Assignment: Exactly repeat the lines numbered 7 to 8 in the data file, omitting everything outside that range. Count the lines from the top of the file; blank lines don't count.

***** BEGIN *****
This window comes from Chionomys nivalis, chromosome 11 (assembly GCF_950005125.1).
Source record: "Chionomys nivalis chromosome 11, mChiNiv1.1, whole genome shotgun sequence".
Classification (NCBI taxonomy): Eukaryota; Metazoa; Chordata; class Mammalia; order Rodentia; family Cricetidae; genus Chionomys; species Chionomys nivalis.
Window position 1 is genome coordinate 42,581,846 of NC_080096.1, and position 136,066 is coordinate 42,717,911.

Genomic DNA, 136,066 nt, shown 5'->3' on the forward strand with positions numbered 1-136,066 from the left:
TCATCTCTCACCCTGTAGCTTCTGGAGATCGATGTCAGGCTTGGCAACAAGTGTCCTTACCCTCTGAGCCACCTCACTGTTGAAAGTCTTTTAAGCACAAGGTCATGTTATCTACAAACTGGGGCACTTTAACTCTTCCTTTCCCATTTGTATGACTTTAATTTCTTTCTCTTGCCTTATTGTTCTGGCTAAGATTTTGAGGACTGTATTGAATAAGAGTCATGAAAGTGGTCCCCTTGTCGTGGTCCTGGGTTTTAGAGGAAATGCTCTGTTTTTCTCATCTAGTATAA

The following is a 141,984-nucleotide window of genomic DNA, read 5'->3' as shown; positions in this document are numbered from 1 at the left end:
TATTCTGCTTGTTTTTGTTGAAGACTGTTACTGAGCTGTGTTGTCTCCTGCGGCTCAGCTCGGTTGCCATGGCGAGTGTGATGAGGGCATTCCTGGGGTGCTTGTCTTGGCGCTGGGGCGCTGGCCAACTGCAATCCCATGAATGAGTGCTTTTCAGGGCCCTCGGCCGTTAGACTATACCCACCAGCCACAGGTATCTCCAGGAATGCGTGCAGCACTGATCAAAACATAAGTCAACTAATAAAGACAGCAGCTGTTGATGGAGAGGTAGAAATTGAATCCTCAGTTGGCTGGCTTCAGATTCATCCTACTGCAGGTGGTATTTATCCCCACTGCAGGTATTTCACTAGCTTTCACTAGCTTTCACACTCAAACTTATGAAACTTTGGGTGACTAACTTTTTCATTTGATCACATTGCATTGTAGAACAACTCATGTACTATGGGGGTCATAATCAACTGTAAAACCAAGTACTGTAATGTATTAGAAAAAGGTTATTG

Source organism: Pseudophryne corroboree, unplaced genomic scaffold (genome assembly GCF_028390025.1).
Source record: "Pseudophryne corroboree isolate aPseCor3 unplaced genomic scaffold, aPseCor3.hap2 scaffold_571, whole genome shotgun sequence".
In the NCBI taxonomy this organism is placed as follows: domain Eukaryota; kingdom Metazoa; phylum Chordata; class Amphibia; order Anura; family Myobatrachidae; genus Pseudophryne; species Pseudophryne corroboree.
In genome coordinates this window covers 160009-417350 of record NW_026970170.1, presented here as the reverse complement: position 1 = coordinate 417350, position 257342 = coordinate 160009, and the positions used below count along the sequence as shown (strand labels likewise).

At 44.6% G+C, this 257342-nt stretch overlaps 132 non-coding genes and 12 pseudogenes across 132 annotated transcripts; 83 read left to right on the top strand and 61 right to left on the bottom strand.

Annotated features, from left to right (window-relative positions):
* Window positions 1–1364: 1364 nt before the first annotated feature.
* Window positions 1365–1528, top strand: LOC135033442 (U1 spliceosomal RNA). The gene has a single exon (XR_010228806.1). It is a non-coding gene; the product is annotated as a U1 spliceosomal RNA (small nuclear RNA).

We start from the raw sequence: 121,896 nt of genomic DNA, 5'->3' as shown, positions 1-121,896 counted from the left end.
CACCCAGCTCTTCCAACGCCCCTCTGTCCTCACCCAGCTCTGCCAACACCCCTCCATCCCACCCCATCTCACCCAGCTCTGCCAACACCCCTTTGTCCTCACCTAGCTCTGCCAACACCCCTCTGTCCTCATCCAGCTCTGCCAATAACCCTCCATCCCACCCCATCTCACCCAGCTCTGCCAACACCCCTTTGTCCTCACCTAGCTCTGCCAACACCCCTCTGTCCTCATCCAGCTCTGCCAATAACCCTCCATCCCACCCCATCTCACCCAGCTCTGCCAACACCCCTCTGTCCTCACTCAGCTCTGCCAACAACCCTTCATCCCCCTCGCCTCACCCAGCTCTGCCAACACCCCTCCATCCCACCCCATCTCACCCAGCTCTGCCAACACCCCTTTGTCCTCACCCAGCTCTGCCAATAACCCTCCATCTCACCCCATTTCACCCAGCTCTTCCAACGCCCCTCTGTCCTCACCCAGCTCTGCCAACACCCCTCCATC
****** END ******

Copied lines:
The following is a 141,984-nucleotide window of genomic DNA, read 5'->3' as shown; positions in this document are numbered from 1 at the left end:
TATTCTGCTTGTTTTTGTTGAAGACTGTTACTGAGCTGTGTTGTCTCCTGCGGCTCAGCTCGGTTGCCATGGCGAGTGTGATGAGGGCATTCCTGGGGTGCTTGTCTTGGCGCTGGGGCGCTGGCCAACTGCAATCCCATGAATGAGTGCTTTTCAGGGCCCTCGGCCGTTAGACTATACCCACCAGCCACAGGTATCTCCAGGAATGCGTGCAGCACTGATCAAAACATAAGTCAACTAATAAAGACAGCAGCTGTTGATGGAGAGGTAGAAATTGAATCCTCAGTTGGCTGGCTTCAGATTCATCCTACTGCAGGTGGTATTTATCCCCACTGCAGGTATTTCACTAGCTTTCACTAGCTTTCACACTCAAACTTATGAAACTTTGGGTGACTAACTTTTTCATTTGATCACATTGCATTGTAGAACAACTCATGTACTATGGGGGTCATAATCAACTGTAAAACCAAGTACTGTAATGTATTAGAAAAAGGTTATTG